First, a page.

So there's a good case for waiting longer and reducing or avoiding VEs, and instead - waiting and observing for external signs of progress such as:

    • Location of FHT (foetal heart tones) with pinard or fetoscope; good for gauging descent. FHT early deceleration pattern will indicate resistance onto pelvic floor and therefore descent.

    • 6cm = contraction pattern shifts, flushing over cheekbones.

    • 8cm = hot/cold/trembly/irritable/nauseous. Contractions seem to not give her a break.

    • Near full = increased pressure, vomits, breathing more ragged, ‘catch’ in breath, deeper, guttural moaning. FHT’s midline and low. Sacrum seems flat and full. Her energy will be acutely aware during contractions but she will retreat just as intensely between them. More show, spotting of fresh blood. Feels like pooing, membranes release

    • Purple line that creeps up like a mercury thermometer from anus to top of bum crease. When it reaches the top, the woman is fully (increase in intrapelvic pressure affects veins in the sacrum).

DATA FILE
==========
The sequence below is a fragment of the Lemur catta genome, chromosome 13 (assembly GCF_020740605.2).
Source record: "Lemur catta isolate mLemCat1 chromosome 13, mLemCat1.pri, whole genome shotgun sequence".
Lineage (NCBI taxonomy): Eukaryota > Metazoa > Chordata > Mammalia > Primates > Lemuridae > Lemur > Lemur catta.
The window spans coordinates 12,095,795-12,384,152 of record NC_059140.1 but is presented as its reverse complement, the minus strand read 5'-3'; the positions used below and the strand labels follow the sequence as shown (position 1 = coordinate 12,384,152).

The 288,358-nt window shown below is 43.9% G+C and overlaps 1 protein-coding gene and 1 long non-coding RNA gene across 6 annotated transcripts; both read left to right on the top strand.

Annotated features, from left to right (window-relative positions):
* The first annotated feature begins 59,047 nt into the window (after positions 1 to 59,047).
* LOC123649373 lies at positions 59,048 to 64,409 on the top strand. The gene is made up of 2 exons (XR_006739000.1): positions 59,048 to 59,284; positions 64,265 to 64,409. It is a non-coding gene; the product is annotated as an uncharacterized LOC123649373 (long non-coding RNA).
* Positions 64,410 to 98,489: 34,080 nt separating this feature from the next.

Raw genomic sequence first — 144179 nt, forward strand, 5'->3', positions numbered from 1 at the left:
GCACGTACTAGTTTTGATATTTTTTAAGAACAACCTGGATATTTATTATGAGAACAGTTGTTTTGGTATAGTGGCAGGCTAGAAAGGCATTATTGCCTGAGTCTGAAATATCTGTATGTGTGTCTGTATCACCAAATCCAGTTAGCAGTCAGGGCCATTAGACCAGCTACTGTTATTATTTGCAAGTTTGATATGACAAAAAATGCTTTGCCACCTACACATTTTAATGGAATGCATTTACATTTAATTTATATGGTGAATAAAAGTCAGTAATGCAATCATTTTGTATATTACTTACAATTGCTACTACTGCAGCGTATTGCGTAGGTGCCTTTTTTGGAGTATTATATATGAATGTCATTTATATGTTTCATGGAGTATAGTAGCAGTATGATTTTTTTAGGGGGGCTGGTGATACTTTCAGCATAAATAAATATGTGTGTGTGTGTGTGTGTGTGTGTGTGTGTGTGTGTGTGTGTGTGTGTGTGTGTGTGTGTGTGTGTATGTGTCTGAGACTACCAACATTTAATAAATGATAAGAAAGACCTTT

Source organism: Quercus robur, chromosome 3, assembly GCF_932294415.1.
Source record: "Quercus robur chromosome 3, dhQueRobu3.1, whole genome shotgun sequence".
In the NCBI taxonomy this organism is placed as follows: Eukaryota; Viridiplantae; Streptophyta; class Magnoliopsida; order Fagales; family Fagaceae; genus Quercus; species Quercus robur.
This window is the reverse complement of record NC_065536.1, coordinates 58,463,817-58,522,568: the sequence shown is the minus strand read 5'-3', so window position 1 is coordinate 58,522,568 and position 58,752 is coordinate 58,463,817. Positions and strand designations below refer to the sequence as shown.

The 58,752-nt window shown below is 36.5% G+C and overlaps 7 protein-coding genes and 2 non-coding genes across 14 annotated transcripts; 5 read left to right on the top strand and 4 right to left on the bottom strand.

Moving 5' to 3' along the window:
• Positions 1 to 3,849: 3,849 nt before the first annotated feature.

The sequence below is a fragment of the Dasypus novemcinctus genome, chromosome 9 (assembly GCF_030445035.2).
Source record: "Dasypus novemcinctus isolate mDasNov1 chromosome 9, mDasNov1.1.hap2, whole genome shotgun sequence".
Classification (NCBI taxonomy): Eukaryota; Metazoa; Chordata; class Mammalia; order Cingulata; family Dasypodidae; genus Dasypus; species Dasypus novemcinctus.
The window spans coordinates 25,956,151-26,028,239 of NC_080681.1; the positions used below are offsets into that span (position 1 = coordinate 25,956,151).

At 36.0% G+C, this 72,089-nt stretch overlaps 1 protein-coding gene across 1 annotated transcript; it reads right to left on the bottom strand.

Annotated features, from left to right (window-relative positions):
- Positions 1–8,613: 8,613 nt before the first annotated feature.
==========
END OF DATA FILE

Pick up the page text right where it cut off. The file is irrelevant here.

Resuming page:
• Vomiting and ROM (release of membranes) at the same time = 7 cm stretch

    • Look at bottom of foot with the toes pointing up. The spot above the heel and in the center will tighten and release as the uterus contracts IF she is at least 5 cm.

    • Fully = passing stool involuntarily, pouting of anus, instinctive bearing down begins at the beginning of the contraction and not at the height of it.